Early this morning, firefighters were called to the scene of what quickly became a three-alarm fire at a wood-framed townhouse complex under construction in Denver. Two buildings were destroyed, and a third, which was occupied by a family at the time of the fire, was damaged. Fortunately, there were no reports of injuries.
The fire comes two months after Denver was forced to contend with tragedy when two construction workers were killed in a massive fire that destroyed a wood-framed, five-story apartment complex under construction.
“The recent spate of fires in combustible buildings is no coincidence,” said Kevin Lawlor, spokesperson for Build with Strength, a coalition of the National Ready Mixed Concrete Association consisting of community organizations, fire safety professionals, engineers, architects and industry experts committed to strengthening the nation’s building codes and ensuring greater access to secure housing. “The fact is, wood, as compared to concrete and steel, burns, and its use in multi-family residential buildings – occupied or not – presents inherent dangers to any community that builds them. Denver was fortunate this time in that no one was injured, but the city may not be as lucky next time. It’s vital that local lawmakers recognize this growing problem before further tragedy strikes.”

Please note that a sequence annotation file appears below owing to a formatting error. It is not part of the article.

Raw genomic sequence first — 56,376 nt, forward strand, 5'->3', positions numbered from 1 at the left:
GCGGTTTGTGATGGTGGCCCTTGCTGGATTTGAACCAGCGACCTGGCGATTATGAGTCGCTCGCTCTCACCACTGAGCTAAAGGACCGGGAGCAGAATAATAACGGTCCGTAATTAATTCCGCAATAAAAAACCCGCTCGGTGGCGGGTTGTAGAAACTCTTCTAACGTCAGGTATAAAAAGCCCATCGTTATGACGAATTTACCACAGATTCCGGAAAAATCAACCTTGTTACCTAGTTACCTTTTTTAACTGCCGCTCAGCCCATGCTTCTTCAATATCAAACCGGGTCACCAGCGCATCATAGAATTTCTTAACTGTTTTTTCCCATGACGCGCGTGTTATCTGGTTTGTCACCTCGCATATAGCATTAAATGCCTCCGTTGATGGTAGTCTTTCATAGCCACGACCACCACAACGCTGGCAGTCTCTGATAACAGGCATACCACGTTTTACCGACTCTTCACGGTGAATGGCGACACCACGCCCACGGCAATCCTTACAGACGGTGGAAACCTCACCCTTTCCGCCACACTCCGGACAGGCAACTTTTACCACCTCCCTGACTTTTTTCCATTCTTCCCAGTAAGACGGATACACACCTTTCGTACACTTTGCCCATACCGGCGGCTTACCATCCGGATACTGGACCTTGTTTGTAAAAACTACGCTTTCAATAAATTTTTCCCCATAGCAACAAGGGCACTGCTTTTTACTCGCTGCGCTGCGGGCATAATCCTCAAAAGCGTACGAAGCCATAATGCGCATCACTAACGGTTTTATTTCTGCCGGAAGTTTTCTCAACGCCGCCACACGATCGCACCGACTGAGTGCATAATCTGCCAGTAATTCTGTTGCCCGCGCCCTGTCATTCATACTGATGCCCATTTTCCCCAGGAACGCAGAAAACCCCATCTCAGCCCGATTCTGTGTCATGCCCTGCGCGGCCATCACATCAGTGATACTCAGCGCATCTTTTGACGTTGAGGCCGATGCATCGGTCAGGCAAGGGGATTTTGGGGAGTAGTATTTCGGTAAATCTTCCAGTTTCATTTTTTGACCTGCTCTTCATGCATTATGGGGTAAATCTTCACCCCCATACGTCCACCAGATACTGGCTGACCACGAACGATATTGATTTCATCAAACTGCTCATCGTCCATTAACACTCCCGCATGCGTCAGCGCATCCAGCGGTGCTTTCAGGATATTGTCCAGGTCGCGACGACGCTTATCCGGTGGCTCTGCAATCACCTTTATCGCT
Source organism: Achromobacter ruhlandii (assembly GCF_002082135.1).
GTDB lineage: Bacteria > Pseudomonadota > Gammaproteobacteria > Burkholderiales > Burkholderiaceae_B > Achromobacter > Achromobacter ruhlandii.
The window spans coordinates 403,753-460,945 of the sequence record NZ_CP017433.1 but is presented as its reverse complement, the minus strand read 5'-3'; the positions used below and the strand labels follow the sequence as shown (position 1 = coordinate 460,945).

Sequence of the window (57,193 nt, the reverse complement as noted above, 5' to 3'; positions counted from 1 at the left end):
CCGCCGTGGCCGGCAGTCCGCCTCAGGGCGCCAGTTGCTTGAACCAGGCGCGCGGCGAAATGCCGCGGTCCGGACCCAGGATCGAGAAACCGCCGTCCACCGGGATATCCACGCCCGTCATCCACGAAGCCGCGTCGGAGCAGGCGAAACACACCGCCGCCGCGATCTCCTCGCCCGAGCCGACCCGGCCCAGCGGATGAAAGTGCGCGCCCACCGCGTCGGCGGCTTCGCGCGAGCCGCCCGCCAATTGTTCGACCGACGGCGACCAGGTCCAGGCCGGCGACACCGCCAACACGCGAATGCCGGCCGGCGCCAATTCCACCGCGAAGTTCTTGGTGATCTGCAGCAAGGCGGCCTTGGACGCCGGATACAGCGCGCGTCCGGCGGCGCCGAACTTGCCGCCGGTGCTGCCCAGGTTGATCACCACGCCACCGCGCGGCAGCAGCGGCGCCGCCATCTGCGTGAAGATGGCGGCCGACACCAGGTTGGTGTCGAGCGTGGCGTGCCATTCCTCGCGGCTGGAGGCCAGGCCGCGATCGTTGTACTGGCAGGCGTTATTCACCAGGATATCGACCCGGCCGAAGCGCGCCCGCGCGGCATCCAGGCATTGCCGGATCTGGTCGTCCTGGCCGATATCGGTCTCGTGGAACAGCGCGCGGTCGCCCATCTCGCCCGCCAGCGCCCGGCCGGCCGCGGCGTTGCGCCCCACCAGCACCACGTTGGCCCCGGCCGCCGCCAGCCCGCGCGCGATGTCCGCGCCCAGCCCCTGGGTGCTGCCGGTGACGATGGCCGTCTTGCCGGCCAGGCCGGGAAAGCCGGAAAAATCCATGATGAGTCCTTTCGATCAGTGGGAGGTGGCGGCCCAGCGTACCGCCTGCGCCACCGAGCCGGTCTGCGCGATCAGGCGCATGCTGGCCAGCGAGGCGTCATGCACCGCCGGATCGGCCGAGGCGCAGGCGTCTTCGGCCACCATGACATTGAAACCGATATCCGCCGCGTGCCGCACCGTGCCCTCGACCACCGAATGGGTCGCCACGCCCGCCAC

Over the last few years, there have been dozens of fires in wood-frame, multi-family residential structures – both occupied and under construction – fueled by the combustible materials in the buildings in question. The latest this year have been located in: Centreville, VA; and Greenbelt, MD; Tucker, GA; Concord, CA; Willingboro, NJ; Manteca, CA; Denver, CO; and Los Angeles, CA.
In order to address the vulnerabilities that exist in combustible structures, Build with Strength has stepped up efforts to mitigate the dangers of fire for communities across the country. In reviewing current building and fire safety codes, the coalition is working to identify areas in need of improvement, particularly in updating building codes by including the use of non-combustible materials to minimize the risk of fires.